Date posted: April 29, 2013
DERVİŞ GENÇ, AYTEN ÇİFTÇİ
A two-day symposium during which Islamic scholars from 80 countries exchanged views about ijma, an Islamic term meaning religious consensus, took place in İstanbul over the weekend with participants discussing methods of achieving consensus and stressing the importance of solidarity and cooperation in solving global problems.
The event, which was jointly organized by the magazines Yeni Ümit and Hira, took place at İstanbul’s Haliç Congress Center on the Golden Horn. The symposium was titled “Ijma as a Common Roadmap and Collective Awareness.”
Among the speakers of the event were Professor Ahmed Abbâdi, Muhammed Saad Ebu Bekir, former Egyptian Mufti Professor Ali Gomaa, Professor İsam Beshiri, Professor Muhammad Imara and Islamic scholar Selmân Hussein en-Nedvî and Cairo University political science professor Saif Eddin Abdel Fattah.
A total of 4,000 people followed the symposium. There were simultaneous translations in five languages — Turkish, Kurdish, Arabic, English and French — during the event.
The editor-in-chief of Yeni Ümit magazine, Ergun Çapan, earlier said the symposium would be the sixth such event they have organized.
Çapan noted that the theme of this year’s symposium was proposed by well-known Islamic scholar Fethullah Gülen.
Among the participants of the symposium there were also opinion leaders from Turkey’s east and Southeast.
The head of Turkey’s Religious Affairs Directorate, Professor Mehmet Görmez, was among the figures who made opening speeches on the first day of the event on Saturday.
In his speech, Turkey’s top imam listed three stages of reaching to a consensus in Islam: Determining the main principles of the religion, understanding an issue correctly and conveying the issue to others correctly. He further said that ijma will continue to act as a shield against the efforts to reform the religion until doomsday. Muslims in all parts of the world, from Kazan and Timbuktu to Marrakesh and Kuala Lumpur, speaking different languages and living in different cultures use the same sources to learn about their religion, Görmez noted.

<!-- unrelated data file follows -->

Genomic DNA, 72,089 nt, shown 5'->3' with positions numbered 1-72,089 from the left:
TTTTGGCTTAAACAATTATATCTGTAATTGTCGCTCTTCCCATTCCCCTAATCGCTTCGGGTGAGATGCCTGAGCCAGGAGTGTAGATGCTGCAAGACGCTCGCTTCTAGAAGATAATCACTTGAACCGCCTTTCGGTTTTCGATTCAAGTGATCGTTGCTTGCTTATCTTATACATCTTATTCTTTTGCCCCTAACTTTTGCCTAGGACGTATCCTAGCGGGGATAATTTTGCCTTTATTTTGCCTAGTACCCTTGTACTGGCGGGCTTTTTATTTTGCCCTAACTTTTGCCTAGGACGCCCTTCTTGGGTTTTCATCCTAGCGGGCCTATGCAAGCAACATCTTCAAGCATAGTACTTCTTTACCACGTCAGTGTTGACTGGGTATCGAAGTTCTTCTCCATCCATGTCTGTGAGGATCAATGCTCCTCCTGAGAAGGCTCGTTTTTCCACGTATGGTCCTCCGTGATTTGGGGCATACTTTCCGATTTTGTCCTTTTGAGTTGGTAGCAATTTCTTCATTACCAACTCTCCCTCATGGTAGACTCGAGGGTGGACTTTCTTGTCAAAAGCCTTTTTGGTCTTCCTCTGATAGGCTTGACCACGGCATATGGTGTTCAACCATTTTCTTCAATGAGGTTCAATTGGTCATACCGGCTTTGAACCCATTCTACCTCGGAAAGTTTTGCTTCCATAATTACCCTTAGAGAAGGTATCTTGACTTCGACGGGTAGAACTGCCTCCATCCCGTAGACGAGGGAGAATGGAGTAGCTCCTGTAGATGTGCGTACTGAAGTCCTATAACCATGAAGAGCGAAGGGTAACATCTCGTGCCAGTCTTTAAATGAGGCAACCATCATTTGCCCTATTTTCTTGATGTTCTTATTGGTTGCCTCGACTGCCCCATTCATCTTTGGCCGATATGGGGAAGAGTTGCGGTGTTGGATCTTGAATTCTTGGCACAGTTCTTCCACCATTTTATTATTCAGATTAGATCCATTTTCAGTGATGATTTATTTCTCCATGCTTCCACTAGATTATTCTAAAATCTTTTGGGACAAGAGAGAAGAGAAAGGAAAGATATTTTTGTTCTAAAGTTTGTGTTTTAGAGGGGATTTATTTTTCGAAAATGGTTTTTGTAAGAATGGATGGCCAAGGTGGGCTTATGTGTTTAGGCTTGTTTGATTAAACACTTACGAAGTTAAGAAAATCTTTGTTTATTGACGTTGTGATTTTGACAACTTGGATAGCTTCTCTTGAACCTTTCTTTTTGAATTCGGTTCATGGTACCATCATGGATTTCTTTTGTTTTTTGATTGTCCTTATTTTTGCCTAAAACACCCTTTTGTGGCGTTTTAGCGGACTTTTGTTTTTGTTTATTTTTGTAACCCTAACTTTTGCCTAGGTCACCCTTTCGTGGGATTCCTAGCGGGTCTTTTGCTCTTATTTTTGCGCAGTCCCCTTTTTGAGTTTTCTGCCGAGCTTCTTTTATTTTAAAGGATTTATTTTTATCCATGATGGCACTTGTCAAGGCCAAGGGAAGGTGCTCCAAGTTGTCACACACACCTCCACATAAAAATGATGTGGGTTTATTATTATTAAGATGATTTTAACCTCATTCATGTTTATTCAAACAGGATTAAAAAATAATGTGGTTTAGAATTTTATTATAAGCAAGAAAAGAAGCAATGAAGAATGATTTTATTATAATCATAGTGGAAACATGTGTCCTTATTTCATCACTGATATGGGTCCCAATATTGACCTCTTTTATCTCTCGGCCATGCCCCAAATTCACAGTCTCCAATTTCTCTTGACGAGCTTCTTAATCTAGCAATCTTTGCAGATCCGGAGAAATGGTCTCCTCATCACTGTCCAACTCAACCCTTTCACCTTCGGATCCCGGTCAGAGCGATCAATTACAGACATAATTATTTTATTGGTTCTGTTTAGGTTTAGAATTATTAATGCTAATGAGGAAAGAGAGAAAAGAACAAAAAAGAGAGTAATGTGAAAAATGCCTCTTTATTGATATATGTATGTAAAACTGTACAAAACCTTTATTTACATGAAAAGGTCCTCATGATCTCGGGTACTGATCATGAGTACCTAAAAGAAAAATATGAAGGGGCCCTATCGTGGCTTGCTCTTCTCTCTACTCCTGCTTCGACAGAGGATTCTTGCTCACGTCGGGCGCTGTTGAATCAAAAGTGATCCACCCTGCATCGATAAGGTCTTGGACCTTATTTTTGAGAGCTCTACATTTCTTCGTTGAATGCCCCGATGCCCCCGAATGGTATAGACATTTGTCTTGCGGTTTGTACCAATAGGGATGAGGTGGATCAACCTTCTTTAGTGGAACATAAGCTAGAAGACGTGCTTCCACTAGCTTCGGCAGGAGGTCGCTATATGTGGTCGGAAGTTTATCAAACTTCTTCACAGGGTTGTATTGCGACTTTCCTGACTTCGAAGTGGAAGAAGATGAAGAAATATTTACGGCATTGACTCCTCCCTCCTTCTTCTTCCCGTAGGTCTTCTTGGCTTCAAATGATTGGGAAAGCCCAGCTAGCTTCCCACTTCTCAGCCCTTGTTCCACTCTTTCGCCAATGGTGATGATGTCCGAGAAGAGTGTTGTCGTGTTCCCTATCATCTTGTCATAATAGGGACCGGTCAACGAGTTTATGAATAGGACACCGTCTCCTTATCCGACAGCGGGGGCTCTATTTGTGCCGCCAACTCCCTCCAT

“The Islamic community has two main responsibilities regarding ijma. The first is to stick to the basic principles determined by ijma and not allow for subjective tendencies that harm this framework [determined by ijma]. The second is to practice the principle of precedent, which is essential in solving issues regarding the future, and to have a consensus over the precedents accepted as widely as possible,” the professor said. He also added that ijma has historical and legislative functions. The first function is the most important as it is the key to forming a common Muslim identity, he stated.
The Turkish Islamic scholar Gülen sent a message that was read during the symposium, saying “It is the expectation of everyone that the scholars participating in such an exceedingly important event offer alternative solutions based on our basic sources to our centuries-old chronic problems.”
Speaking on the second day of the event, Egyptian Professor Imara said that ijma protects Muslims from separation and conflict and it keeps them united. The Hizmet movement, inspired by Gülen, also contributes to this, he noted.
Another speaker, Professor Beshiri, stressed the importance of solidarity, saying that an individual is weak when alone but becomes stronger when acting with brothers and sisters.
Hira magazine’s Editor-in-Chief Nevzat Savaş said in his speech that the Islamic world has good and solid ideas, but Muslims have difficulty in exchanging these ideas.
Yeni Ümit, one of the organizers of the event, is a monthly magazine on Islamic knowledge and literature. It reaches out to around 100,000 people every month. Renowned Islamic scholars Professor Hayrettin Karaman and Suat Yıldırım are among the members of the magazine’s advisory board.
Hira, the other organizer, is a magazine published in Arabic by Kaynak Publishing. It reaches out to people in many Islamic countries. Among the contributors to the magazine are many writers, thinkers and intellectuals from the Arab world. It is published as a quarterly.
Source: Today’s Zaman, 28 April 2013
Tags: Islamic World |